Be prepared for your friend to get angry with you 'for no apparent reason', although it feels that you've been there and done everything you could. Remember, anger and frustration are often taken out on the people most loved because it is safe and will be understood. Don't take it personally.

Gossip can be healthy. Keep your friend up to date on mutual friends and other common interests. Your friend may be tired of talking about symptoms, doctors and treatments.

What's in the news? Discuss current events. Help keep your friend from feeling that the world is passing by.

Offer to do household chores, perhaps taking on the laundry, washing dishes, watering plants, feeding and walking pets. This may be appreciated more than you realise. However, don't do what your friend wants to and can do for themselves. Ask before doing anything.

Send a card that simply says: "I Care!"

If your friend is religious, ask if you could pray together. Spirituality can be very important at times such as these but don't burden your friend with your religious views.

Don't lecture or direct anger at your friend if they seem to be handling the illness in a way that you think is inappropriate. You may not understand what the feelings are and why certain choices are being made.

Help your friend understand any feelings of blame regarding the illness. Remind your friend that lifestyles don't cause diseases, germs do. This may be especially hard for both your friend ands you. Help however you can. Do not confuse acceptance with defeat.

If you and your friend are going to engage in sex, be informed about the precautions which make sex safer for both of you. Follow them. Be imaginative … touching, stroking, and massage can also be fun.

Talk about the future with your friend … tomorrow, next week, next year. Hope is important to them.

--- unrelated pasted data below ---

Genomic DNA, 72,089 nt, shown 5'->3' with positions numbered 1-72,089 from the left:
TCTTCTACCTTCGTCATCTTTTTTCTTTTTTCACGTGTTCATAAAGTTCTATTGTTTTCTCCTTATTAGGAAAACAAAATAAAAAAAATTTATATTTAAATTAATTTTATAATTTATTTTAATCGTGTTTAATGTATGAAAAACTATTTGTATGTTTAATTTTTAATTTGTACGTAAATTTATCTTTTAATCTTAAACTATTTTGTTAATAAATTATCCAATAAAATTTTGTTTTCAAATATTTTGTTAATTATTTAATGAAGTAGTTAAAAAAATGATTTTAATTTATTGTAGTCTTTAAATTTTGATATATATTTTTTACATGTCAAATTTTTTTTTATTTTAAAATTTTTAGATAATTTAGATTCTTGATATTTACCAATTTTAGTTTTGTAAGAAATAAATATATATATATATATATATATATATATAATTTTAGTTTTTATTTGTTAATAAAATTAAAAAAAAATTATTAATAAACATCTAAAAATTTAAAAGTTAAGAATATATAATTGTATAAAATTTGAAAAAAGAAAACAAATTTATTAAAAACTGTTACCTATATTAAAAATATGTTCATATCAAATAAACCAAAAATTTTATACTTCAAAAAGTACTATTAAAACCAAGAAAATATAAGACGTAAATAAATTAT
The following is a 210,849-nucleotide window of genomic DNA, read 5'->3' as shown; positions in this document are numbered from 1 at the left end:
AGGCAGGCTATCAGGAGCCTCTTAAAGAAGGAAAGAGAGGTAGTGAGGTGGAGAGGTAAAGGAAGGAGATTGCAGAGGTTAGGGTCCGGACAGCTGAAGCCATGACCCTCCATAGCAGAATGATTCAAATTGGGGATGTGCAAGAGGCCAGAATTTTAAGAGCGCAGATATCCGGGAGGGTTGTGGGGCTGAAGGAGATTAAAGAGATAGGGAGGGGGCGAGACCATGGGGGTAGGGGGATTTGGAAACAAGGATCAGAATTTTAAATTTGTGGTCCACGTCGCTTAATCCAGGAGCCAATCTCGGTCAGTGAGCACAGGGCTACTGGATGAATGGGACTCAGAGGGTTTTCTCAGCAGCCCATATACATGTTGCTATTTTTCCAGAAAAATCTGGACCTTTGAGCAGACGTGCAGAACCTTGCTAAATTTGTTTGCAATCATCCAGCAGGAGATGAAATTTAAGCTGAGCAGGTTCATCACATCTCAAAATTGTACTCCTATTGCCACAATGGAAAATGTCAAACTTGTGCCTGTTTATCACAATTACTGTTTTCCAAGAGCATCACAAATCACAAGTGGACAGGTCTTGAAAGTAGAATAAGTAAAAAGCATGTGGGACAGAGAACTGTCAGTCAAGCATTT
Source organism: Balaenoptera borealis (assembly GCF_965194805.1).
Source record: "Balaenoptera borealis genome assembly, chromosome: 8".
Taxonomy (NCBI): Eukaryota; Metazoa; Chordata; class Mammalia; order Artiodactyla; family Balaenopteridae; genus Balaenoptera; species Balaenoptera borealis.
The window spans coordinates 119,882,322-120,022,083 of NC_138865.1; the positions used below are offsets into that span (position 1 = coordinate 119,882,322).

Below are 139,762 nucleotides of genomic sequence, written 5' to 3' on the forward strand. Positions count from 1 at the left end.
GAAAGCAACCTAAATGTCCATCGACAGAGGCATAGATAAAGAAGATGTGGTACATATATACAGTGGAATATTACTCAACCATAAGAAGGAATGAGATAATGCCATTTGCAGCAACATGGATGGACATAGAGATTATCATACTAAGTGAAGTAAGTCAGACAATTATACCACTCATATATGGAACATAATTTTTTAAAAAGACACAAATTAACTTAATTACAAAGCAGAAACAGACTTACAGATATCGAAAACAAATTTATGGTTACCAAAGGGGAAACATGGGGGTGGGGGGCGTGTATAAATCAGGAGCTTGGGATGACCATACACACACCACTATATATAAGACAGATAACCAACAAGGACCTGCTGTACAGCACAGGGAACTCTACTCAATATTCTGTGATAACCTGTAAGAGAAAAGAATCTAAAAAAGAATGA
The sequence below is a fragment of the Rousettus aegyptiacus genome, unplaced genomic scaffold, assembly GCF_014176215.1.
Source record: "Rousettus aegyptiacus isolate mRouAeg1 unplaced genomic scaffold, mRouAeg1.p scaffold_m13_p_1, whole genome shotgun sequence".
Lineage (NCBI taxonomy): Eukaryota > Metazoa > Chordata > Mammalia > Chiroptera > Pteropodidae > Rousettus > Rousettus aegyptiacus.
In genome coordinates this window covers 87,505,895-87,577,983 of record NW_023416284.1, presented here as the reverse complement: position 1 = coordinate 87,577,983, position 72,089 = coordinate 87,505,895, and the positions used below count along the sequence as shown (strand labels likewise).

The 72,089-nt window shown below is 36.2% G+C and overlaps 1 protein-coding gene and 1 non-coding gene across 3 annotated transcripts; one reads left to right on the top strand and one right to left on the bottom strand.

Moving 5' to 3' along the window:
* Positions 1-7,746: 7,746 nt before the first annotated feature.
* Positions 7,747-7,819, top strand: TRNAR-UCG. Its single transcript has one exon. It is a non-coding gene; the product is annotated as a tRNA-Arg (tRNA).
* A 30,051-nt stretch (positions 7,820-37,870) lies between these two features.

Bring a positive attitude. It's catching.

OASIS Trading Company Ltd
. is a charitable company registered in Cardiff (No. 3256975). Its remit and aim is to raise funds for people with HIV/AIDS through trading activities, charity care and share shops. Profits after expenses are given to Wandsworth OASIS AIDS Support Centre (Charity No. 1054632) for their general purposes. The company directors, staff and volunteers neither have control of, nor wish to control, the uses to which these funds are allocated by the Centre.

OASIS shops sell a wide variety of items including clothes, furniture, records, books, bric-a-brac. They sell almost anything if it is clean and in a good saleable condition.

The company is looking for facilities to recycle old clothes, boots, handbags, bed-linen and curtains.

The sale of these goods raises funds for the OASIS HIV/AIDS Support Centres. On referral, help is also on occasions given directly from the shops.

The company's Luton van and volunteers can help people move if that service is required, and can, if necessary, clear flats and houses by appointment.

The OASES are self help groups for people with HIV/AIDS, their carers, families and friends. Some members of the local Salvation Army started the Wandsworth OASIS in July 1989. OASES centres work closely with the Salvation Army in the UK and overseas. The OASES strongly support other expressions of work within the communities affected.

Volunteers give freely of their time for many hours every week to staff the shops. Volunteers work on the van and others arrange displays and publicity for OASIS. Since April 2000 a full time van driver has been employed.

You can help...
l By supporting with friendship people affected by HIV/AIDS
l By becoming a volunteer at one of the shops
l By donations of shop fittings and equipment
l By providing shop premises and storage space at a reasonable rate
l By donating to the shops those clean useful items you no longer need
l By regularly visiting an OASIS shop.

It is not generally known that Wandsworth Oasis Trading Co. Ltd. has three shops in the Wandsworth area at:
l 416 Garratt Lane, Earlsfield, SW18 (020 8946 5296)
l 547 Battersea Park Road, Battersea, SW11 (020 7924 7514)
l 40-42 Trinity Road, Tooting Bec, SW17 (020 8767 7555).

Information may be obtained from the following:

l National AIDS Helpline (Free) 0800 567123
l Wandsworth OASIS 020 8874 3230
l Wandsworth HIV Team 020 8789 5131
l Chalk Farm OASIS 020 7485 2466
l Belfast OASIS 0232 332855/320320
l Cardiff OASIS 0222 451693/487039
l Manchester OASIS 061 273 2081
l Black HIV and AIDS Network 020 7485 6756
l Catholic AIDS Link 020 8986 0807
l Positively Women 020 7490 2327